"It was totally unpredicted that a major problem in obesity is the delivery of circulating insulin to your muscle. It was even more surprising that this problem involves immunoglobulins, which are the proteins that make up circulating antibodies," said Dr. Chieko Mineo, Associate Professor of Pediatrics, who is a co-senior author on the report with Dr. Shaul.
The researchers found that obese mice have an unexpected chemical change in their immunoglobulins. "The abnormal immunoglobulins then act on cells lining blood vessels to inhibit an enzyme needed to transfer insulin from the bloodstream into the muscle," said Dr. Shaul, who holds the Associates First Capital Corporation Distinguished Chair in Pediatrics. "Type 2 diabetes patients have the same chemical change, and if we give a mouse immunoglobulins from a type 2 d Continue reading

FREE Diabetes Testing and Healthy Heart Screenings

FREE Diabetes Testing and Healthy Heart Screenings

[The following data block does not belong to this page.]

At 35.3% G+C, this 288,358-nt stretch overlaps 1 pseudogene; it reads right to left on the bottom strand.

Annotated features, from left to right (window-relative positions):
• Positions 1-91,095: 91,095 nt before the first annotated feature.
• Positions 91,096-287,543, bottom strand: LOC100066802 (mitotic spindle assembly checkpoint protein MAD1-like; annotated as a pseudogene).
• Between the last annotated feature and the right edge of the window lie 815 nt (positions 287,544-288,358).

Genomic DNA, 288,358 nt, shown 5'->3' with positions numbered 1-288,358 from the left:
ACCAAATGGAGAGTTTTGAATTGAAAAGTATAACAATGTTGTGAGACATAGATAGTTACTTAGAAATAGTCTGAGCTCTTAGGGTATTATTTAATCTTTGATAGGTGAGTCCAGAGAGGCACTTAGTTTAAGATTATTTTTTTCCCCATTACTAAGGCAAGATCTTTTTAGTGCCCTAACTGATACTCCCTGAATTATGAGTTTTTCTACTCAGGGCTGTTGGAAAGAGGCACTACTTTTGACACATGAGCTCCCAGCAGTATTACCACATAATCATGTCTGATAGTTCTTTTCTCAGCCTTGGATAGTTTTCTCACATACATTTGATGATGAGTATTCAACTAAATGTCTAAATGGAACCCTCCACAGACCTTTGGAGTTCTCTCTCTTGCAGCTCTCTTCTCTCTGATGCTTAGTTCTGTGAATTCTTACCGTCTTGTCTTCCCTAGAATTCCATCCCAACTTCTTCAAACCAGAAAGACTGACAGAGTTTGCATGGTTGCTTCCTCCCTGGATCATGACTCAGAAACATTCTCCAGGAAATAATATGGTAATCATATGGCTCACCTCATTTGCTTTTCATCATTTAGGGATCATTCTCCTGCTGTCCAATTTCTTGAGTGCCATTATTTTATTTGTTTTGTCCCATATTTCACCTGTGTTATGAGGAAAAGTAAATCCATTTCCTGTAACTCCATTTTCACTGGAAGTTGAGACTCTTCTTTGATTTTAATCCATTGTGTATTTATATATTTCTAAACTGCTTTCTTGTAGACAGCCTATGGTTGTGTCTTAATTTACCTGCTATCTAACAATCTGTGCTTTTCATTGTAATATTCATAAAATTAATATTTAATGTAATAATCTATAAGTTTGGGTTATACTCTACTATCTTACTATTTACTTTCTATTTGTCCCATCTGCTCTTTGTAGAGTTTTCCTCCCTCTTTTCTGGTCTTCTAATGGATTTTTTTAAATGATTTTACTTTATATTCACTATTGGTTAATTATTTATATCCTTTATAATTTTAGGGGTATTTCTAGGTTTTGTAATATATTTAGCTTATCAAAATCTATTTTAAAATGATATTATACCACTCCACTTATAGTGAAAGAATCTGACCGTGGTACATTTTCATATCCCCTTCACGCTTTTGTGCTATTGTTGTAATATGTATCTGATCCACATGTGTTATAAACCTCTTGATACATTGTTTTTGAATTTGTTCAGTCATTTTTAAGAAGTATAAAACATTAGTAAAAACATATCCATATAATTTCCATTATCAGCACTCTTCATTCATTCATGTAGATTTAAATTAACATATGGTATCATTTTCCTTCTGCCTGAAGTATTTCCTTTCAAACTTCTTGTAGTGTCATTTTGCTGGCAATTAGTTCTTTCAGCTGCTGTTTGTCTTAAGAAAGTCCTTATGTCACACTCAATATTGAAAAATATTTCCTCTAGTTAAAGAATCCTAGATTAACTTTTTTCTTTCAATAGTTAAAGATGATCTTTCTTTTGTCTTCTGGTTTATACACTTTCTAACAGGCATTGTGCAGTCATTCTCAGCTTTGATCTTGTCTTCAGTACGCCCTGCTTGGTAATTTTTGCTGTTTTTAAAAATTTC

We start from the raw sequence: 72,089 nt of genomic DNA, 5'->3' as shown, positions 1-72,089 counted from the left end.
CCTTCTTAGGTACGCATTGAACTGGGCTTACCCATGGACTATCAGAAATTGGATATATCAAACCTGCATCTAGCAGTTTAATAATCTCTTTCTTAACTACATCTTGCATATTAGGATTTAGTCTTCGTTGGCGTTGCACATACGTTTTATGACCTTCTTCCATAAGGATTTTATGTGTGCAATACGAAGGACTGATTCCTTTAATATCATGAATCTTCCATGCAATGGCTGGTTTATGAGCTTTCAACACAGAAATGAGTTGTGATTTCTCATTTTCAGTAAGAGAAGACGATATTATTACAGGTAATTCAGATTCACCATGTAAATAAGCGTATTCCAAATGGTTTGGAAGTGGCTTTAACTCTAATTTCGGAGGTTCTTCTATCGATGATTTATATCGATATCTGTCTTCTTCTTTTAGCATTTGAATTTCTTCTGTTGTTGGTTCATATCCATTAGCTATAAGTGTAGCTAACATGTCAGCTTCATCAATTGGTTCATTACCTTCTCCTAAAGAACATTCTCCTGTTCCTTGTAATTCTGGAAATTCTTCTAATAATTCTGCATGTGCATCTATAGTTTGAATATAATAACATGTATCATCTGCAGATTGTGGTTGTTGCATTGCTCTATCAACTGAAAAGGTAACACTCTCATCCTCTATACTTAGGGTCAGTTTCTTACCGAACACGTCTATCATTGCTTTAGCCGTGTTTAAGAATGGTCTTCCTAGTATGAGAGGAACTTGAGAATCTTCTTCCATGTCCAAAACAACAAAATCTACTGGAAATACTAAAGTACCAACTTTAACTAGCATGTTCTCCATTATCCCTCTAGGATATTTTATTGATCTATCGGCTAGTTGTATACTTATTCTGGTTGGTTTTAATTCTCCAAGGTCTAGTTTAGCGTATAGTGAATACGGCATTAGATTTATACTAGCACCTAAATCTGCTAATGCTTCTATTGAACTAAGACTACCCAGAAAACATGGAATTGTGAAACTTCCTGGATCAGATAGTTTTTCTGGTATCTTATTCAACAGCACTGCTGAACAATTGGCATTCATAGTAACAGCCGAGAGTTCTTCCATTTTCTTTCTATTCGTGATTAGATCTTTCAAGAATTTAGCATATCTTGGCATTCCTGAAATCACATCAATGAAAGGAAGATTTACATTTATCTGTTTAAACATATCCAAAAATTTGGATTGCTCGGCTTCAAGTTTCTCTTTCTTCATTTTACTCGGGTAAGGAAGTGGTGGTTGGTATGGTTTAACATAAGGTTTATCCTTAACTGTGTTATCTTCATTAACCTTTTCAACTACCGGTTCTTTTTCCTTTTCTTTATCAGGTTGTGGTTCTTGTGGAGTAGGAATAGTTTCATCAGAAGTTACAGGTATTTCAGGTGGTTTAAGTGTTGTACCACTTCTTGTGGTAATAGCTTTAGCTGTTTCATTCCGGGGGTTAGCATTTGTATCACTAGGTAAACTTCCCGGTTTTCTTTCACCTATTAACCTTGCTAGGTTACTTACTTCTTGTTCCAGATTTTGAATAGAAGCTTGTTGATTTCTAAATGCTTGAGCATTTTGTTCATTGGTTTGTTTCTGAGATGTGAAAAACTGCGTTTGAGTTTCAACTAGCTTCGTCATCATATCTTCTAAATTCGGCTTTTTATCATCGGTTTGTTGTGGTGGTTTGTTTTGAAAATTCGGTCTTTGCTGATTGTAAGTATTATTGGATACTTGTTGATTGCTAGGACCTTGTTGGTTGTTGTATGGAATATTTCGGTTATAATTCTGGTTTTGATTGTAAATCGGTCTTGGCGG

Please see the schedule below for upcoming Healthcare Clinics including:
Diabetes Testing
and
Healthy Heart Screenings
• Our Diabetes Testing measures your A1C levels. Your A1C is a measure of your average blood sugar over the previous 3 months. This test requires only a small amount of blood and no fasting.
• Our Healthy Heart screenings offer a risk assessment for heart disease, a lipid-stick profile test and a blood pressure check.
All screenings are available at the pharmacy for FREE.
For people with diabetes, pre-diabetes, heart disease and their families
For people with diabetes, pre-diabetes, heart disease and their families Continue reading